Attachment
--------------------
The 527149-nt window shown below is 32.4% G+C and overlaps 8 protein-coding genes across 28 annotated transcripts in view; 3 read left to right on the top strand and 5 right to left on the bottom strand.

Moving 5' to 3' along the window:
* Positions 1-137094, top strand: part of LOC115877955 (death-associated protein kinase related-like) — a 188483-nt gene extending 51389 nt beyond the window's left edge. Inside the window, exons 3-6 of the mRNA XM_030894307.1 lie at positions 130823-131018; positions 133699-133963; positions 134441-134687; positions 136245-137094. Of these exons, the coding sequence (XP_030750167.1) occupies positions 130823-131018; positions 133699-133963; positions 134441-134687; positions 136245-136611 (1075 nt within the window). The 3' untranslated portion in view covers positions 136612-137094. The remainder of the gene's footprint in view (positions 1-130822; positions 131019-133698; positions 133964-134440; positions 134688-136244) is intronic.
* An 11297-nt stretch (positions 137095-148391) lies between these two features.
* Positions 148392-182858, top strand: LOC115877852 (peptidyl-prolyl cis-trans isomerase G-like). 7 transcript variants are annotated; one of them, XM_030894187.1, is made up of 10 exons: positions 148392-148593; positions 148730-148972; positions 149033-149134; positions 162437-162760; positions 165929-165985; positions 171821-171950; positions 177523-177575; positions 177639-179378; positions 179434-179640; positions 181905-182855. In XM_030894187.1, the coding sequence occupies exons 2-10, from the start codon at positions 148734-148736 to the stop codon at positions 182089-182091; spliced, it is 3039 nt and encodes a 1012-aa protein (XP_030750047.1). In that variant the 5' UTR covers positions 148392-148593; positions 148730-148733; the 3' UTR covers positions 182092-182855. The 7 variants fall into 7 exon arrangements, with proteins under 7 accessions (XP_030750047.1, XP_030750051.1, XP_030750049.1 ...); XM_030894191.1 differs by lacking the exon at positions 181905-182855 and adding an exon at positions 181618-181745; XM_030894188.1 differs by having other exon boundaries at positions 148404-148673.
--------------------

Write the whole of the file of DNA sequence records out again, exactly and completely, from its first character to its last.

The 527149-nt window shown below is 32.4% G+C and overlaps 8 protein-coding genes across 28 annotated transcripts in view; 3 read left to right on the top strand and 5 right to left on the bottom strand.

Moving 5' to 3' along the window:
* Positions 1-137094, top strand: part of LOC115877955 (death-associated protein kinase related-like) — a 188483-nt gene extending 51389 nt beyond the window's left edge. Inside the window, exons 3-6 of the mRNA XM_030894307.1 lie at positions 130823-131018; positions 133699-133963; positions 134441-134687; positions 136245-137094. Of these exons, the coding sequence (XP_030750167.1) occupies positions 130823-131018; positions 133699-133963; positions 134441-134687; positions 136245-136611 (1075 nt within the window). The 3' untranslated portion in view covers positions 136612-137094. The remainder of the gene's footprint in view (positions 1-130822; positions 131019-133698; positions 133964-134440; positions 134688-136244) is intronic.
* An 11297-nt stretch (positions 137095-148391) lies between these two features.
* Positions 148392-182858, top strand: LOC115877852 (peptidyl-prolyl cis-trans isomerase G-like). 7 transcript variants are annotated; one of them, XM_030894187.1, is made up of 10 exons: positions 148392-148593; positions 148730-148972; positions 149033-149134; positions 162437-162760; positions 165929-165985; positions 171821-171950; positions 177523-177575; positions 177639-179378; positions 179434-179640; positions 181905-182855. In XM_030894187.1, the coding sequence occupies exons 2-10, from the start codon at positions 148734-148736 to the stop codon at positions 182089-182091; spliced, it is 3039 nt and encodes a 1012-aa protein (XP_030750047.1). In that variant the 5' UTR covers positions 148392-148593; positions 148730-148733; the 3' UTR covers positions 182092-182855. The 7 variants fall into 7 exon arrangements, with proteins under 7 accessions (XP_030750047.1, XP_030750051.1, XP_030750049.1 ...); XM_030894191.1 differs by lacking the exon at positions 181905-182855 and adding an exon at positions 181618-181745; XM_030894188.1 differs by having other exon boundaries at positions 148404-148673.